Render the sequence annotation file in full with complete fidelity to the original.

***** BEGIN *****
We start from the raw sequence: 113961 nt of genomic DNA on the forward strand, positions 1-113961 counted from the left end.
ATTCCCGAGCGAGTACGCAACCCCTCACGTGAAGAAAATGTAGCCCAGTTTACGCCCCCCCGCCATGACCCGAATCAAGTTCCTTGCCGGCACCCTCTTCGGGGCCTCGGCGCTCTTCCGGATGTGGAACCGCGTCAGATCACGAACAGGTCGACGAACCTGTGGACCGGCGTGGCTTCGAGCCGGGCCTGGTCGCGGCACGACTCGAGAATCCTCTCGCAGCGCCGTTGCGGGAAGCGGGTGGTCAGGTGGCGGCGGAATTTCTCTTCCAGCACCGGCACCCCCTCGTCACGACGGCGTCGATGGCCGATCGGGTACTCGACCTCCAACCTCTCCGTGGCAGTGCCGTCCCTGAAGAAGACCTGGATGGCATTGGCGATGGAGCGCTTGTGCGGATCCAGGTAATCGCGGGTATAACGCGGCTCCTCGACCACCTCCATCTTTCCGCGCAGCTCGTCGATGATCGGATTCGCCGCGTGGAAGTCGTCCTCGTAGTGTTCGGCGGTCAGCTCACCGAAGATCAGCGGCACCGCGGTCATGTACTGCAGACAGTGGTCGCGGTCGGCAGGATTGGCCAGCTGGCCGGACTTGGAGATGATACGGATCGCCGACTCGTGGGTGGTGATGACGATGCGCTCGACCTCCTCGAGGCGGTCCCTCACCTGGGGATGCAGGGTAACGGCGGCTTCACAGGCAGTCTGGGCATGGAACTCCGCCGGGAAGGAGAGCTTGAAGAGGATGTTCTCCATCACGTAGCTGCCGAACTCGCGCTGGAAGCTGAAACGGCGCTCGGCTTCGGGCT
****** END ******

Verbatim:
We start from the raw sequence: 113961 nt of genomic DNA on the forward strand, positions 1-113961 counted from the left end.
ATTCCCGAGCGAGTACGCAACCCCTCACGTGAAGAAAATGTAGCCCAGTTTACGCCCCCCCGCCATGACCCGAATCAAGTTCCTTGCCGGCACCCTCTTCGGGGCCTCGGCGCTCTTCCGGATGTGGAACCGCGTCAGATCACGAACAGGTCGACGAACCTGTGGACCGGCGTGGCTTCGAGCCGGGCCTGGTCGCGGCACGACTCGAGAATCCTCTCGCAGCGCCGTTGCGGGAAGCGGGTGGTCAGGTGGCGGCGGAATTTCTCTTCCAGCACCGGCACCCCCTCGTCACGACGGCGTCGATGGCCGATCGGGTACTCGACCTCCAACCTCTCCGTGGCAGTGCCGTCCCTGAAGAAGACCTGGATGGCATTGGCGATGGAGCGCTTGTGCGGATCCAGGTAATCGCGGGTATAACGCGGCTCCTCGACCACCTCCATCTTTCCGCGCAGCTCGTCGATGATCGGATTCGCCGCGTGGAAGTCGTCCTCGTAGTGTTCGGCGGTCAGCTCACCGAAGATCAGCGGCACCGCGGTCATGTACTGCAGACAGTGGTCGCGGTCGGCAGGATTGGCCAGCTGGCCGGACTTGGAGATGATACGGATCGCCGACTCGTGGGTGGTGATGACGATGCGCTCGACCTCCTCGAGGCGGTCCCTCACCTGGGGATGCAGGGTAACGGCGGCTTCACAGGCAGTCTGGGCATGGAACTCCGCCGGGAAGGAGAGCTTGAAGAGGATGTTCTCCATCACGTAGCTGCCGAACTCGCGCTGGAAGCTGAAACGGCGCTCGGCTTCGGGCT